What is the poynting vector?

  • #1
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Main Question or Discussion Point

i need an interpretation for the poynting vector, and its derivation for EM waves (sinusoidal)
 

Answers and Replies

  • #2
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Consider the two "curly" Maxwell's equations!(
9cab6787646062d6e658cd1e83ad468f.png
,
00c5ad4ea83d36680887ca6427148616.png
)
Dot the first one with [itex]\mathbf H[/itex] and the second one with [itex] \mathbf E [/itex] and then subtract the second from the first. Using some vector calculus identities, You'll get the following:
[itex]
\frac{\partial}{\partial t} \frac 1 2 (\mathbf E \cdot \mathbf D+\mathbf B \cdot \mathbf H) + \mathbf \nabla \cdot (\mathbf E \times \mathbf H)=-\mathbf E \cdot \mathbf J_f
[/itex]
which is of the form [itex] \frac{\partial u}{\partial t}+\mathbf \nabla \cdot \mathbf K=G [/itex], i.e. is a continuity equation.
Where u is the density of "something", [itex] \mathbf K [/itex] is the current density of that "something"(amount of "something" passing from a unit cross section in the unit of time) and G is the generation of "something" per volume.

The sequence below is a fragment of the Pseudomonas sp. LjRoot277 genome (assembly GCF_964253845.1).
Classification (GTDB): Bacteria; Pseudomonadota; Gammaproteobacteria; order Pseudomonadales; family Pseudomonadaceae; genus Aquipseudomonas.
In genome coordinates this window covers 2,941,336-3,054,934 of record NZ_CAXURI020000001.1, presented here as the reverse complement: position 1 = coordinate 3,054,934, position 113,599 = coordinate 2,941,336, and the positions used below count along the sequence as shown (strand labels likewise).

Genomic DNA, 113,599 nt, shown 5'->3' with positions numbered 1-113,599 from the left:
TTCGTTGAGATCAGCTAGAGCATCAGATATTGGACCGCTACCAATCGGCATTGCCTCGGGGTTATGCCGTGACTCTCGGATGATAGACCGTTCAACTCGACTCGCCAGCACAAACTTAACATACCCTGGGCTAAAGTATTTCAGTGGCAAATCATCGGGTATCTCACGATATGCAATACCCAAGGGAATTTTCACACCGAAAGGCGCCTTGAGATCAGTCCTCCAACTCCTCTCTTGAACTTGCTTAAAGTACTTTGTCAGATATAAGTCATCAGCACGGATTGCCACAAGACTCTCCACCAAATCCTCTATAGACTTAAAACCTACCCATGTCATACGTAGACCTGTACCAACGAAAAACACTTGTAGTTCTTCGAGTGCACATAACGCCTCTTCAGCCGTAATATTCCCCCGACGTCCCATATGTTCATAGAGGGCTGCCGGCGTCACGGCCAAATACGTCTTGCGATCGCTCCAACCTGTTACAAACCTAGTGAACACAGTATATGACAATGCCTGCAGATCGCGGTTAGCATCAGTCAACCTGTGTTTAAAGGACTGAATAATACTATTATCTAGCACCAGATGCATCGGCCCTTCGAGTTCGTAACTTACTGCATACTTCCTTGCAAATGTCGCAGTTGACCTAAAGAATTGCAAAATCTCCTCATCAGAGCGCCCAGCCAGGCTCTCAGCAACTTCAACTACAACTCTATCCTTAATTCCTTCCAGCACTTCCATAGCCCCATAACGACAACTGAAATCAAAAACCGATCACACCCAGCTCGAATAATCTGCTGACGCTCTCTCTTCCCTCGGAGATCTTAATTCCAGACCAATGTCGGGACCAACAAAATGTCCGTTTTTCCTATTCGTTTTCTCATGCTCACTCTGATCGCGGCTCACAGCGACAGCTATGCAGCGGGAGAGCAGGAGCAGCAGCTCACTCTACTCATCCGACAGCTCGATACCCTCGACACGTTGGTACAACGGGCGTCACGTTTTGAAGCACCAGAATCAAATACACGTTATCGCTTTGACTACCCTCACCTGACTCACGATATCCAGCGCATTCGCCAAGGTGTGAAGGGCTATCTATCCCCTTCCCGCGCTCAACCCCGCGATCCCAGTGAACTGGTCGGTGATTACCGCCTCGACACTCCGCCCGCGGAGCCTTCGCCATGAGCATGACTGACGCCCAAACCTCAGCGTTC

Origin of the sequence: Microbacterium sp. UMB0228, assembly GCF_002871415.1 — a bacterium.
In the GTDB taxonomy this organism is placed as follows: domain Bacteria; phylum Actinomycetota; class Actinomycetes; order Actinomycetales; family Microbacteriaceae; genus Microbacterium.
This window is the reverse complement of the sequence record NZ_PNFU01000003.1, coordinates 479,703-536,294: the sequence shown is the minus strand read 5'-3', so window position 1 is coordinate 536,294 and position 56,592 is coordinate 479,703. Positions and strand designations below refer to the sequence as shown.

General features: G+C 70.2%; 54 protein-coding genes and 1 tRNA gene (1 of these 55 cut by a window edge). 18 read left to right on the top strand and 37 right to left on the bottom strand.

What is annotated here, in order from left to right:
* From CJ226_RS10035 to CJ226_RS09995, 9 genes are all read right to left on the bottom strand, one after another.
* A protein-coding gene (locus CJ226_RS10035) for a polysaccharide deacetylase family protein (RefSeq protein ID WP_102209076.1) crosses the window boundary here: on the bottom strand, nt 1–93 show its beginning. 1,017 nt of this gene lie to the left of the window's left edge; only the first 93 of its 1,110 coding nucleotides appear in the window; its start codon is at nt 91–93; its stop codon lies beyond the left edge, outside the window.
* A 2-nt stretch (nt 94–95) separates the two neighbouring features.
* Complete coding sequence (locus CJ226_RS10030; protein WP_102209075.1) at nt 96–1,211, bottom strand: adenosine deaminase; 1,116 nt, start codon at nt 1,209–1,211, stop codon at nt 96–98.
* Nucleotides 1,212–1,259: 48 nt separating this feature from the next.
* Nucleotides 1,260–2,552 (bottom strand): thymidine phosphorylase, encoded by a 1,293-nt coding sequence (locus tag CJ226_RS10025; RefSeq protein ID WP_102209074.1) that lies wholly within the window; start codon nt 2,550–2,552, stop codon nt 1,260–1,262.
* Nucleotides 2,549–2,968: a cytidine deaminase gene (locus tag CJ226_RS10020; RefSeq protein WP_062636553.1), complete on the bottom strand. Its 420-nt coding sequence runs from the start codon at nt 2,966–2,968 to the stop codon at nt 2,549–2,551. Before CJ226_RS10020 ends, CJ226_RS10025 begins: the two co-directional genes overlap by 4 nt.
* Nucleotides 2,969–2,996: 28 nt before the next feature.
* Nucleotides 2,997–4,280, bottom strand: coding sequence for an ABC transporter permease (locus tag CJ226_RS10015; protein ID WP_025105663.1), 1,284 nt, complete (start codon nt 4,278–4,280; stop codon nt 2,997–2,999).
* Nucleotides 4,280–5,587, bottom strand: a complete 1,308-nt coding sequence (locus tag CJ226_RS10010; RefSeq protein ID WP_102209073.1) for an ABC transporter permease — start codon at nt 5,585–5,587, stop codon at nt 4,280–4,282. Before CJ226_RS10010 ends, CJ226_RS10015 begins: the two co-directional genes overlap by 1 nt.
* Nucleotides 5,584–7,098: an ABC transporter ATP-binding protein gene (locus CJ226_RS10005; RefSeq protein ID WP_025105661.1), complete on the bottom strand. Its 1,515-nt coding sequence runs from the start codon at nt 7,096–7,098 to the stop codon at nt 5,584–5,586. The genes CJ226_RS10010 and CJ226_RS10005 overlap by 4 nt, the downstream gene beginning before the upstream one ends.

For the present case, that something is energy and so the equation is describing the (non-)conservation of electromagnetic energy(which can appear or disappear since its only one of the energy forms present!).
As you can see, the quantity [itex] \mathbf S=\mathbf E \times \mathbf H [/itex](Poynting vector) is playing the role of [itex] \mathbf K [/itex] and so is the electromagnetic energy current density.
 
Last edited:
  • #3
Andy Resnick
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Alternatively, the Poynting vector is associated with the momentum of the EM field.
 

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